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By William T. Elliott, MD, FACP, and James Chan, PharmD, PhD
The FDA has approved Pharmacia’s almotriptan malate for the treatment of migraine with or without aura in adults. The drug is touted as being as effective as other triptans, but with a favorable side effect profile, especially cardiovascular side effects. Almotriptan will be marketed by Pharmacia under the trade name "Axert."
Almotriptan is indicated for the acute treatment of migraine with or without aura in adults.
The recommended dose of almotriptan is 6.25 mg or 12.5 mg initially. If the headache returns, the dose may be repeated after 2 hours. No more than 2 doses should be taken within a 24-hour period. The safety of using almotriptan for more than 4 headaches in a 30-day period has not been established. Patients with impaired renal or hepatic function should take an initial dose of 6.25 mg.1
Almotriptan is supplied as 6.25 mg and 12.5 mg tablets.
The incidence of chest pain associated with almotriptan in preclinical studies was lower than that reported for sumatriptan in premarketing studies.2 Single doses from 12.5 mg to 50 mg did not have a significant effect on the electrocardiography of healthy volunteers while doses of 25 mg and 50 mg had a small dose-related increase in systolic and diastolic blood pressure up to 4 hours postdose (2.78 and 4.17 mg Hg and 3.77 and 6.11 mg Hg, respectively).3 Animal studies also suggest a more favorable cardiovascular safety profile than sumatriptan.4 In a comparative assessment of almotriptan and sumatriptan, patients reported they were more satisfied with the side effects profile of almotriptan.5 Subjects were asked "how bothered" they were by any side effects of the study medication. No differences were reported in terms of pain relief, functional status, or health-related quality of life. Almotriptan, as with naratriptan, does not appear to interact with propranolol as some patients may be taking the latter for migraine prophylaxis.6
As with other 5-HT 1B/1D agonists, almotriptan is contraindicated in patients with documented ischemic heart disease or symptoms consistent with ischemic heart disease.1 Cerebrovascular (eg, stroke), vasospastic-related events (eg, colonic ischemia), and increases in blood pressure have been reported with 5-HT1 agonists.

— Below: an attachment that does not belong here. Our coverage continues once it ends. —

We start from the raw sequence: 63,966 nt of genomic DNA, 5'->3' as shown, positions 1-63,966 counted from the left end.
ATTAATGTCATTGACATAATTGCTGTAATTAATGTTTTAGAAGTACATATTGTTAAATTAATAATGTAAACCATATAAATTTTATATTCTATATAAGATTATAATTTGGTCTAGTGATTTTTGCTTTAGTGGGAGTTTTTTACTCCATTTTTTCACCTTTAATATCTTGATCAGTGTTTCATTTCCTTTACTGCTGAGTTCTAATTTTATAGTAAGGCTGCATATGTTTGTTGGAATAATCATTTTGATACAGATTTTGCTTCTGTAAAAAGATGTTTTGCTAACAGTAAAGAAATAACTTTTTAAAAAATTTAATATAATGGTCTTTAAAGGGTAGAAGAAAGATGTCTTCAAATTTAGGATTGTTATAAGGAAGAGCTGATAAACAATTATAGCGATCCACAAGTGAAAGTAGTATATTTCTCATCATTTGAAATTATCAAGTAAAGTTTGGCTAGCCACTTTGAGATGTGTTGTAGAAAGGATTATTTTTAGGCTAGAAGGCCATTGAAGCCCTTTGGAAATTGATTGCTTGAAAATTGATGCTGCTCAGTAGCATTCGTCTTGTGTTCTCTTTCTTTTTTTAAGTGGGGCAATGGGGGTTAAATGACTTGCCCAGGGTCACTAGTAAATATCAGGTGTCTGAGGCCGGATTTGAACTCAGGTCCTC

Almotriptan is metabolized by monamine oxidase and, to a lesser degree, cytochrome P450 3A4 and 2D6. Inhibitors of MAO and CYP 3A4 are expected to reduce the elimination of almotriptan. Coadministration with SSRIs has been reported, albeit rarely, to cause weakness, hyperflexia, and incoordination.1
Almotriptan is a 5-HT 1B/1D receptor agonist similar to other triptans such as sumatriptan, naratriptan, rizatriptan, sumatriptan, and zolmitriptan. These drugs are thought to act on the receptors in meningeal arteries and trigeminovascular nerve endings.7 The newer agents have better oral bioavailability compared to sumatriptan. Their efficacy and recurrence rates appear to be similar with the possible exception of a lower efficacy with naratriptan and a lower recurrence rate and a faster onset with rizatriptan.8 Almotriptan is priced the same for either strength, about $11 per tablet.
Almotriptan provides another alternative for the oral management of migraine. While differences among the triptans appear small, there may be a greater interpatient difference in response and tolerance.7 Premarketing clinical studies suggest that almotriptan may have a low incidence of chest symptoms compared to what has been reported with sumatriptan. Chest symptoms have been reported as a frequent occurrence with sumatriptan, but are rarely significant.9 There are no comparative studies among the triptans specifically assessing differences in chest pain. Some difference may be attributed to variations in subject inclusion and a wider definition of chest pain. Until there are data to clearly differentiate among the triptans, they are all contraindicated in patients with suspected or documented ischemic heart disease.
1. Axert Product Information. Pharmacia Corporation. May 2001.
2. Dodick DW. Headache. 2001;41(5):449-455.
3. Boyce M, et al. J Cardiovasc Pharmacol. 2001;37(3):280-289.
4. Gras J, et al. Eur J Pharmacol. 2000;410(1):53-59.
5. Colman SS, et al. Clin Ther. 2001;23(1):127-145.
6. Fleishaker JC, et al. Clin Pharmacol Ther. 2000;67(5):498-503.
7. Deleu D, Hanssens Y. J Clin Pharmacol. 2000;40(7):687-700.
8. Tfelt-Hansen P, et al. Drugs. 2000;60(6):1259-1287.
9. Visser WH, et al. Cephalalgia. 1996;16(8):554-559.